Over at The CMO Site, Terry Sweeney explains that “Hacker Attacks Won’t Hurt Your Company Brand.” Take a couple of minutes to watch this.
Let me call your attention to this as a turning point for a trend. Those of us in the New School have been saying this for several years, but the idea that a breach is unlikely to kill your organization is spreading, because it’s backed by data.
That’s a good thing for folks who are in the New School, but not so good for others. If you’ve been spreading FUD (even with the best of intentions), you’re going to face some harsh questions.
By regularly making claims which turn out to be false, people undermine their credibility. If you’re one of those people, expect questions from those outside security who’ve heard you make the claim. The questions will start with the claim of brand damage, but they might not end there. They’ll continue into other areas where neither the questioner or you have any data. If you make good calls in the absence of data, then that’s ok. Leaders always make calls with insufficient data. What’s important is that they’re good calls. And talking about brand damage no longer looks like a good call, an ok call, or even a defensible call. It’s something that should have stopped years ago. If you’re still doing it, you’re creating problems for yourself.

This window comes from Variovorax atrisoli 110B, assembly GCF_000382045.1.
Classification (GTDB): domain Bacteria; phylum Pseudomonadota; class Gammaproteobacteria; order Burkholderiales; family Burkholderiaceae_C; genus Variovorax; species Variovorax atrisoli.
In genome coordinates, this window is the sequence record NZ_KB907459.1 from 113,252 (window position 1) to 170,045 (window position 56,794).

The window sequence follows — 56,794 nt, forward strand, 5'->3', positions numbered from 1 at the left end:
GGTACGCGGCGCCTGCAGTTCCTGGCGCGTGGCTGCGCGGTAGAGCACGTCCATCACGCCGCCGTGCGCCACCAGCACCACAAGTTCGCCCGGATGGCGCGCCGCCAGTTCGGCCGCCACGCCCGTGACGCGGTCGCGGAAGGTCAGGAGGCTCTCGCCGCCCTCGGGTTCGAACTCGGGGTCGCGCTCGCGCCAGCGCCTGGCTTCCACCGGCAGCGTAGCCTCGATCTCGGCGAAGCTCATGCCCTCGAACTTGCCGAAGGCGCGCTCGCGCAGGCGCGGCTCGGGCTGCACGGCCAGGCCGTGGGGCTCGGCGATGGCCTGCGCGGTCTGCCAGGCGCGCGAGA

Even worse, you’re creating problems for security professionals in general. There’s a very real problem with our community spreading fear, and even those of us who have been pushing back against it have to deal with the perception that our community thrives on FUD.
If you’ve been making this claim, your best move is to start repudiating it. Get ahead of the curve before it hits you. Or polish up your resume. Maybe better to do both.
Terry Sweeny is right. Hacker attacks won’t hurt your company brand. And claims that they do hurt security’s brand.
[Update: I’ve responded to two classes of comments in “Requests for a proof of non-existence” and “A critique of Ponemon Institute methodology for “churn”.” Russell has added an “in-depth critique of Ponemon’s method for estimating ‘cost of data breach’.”]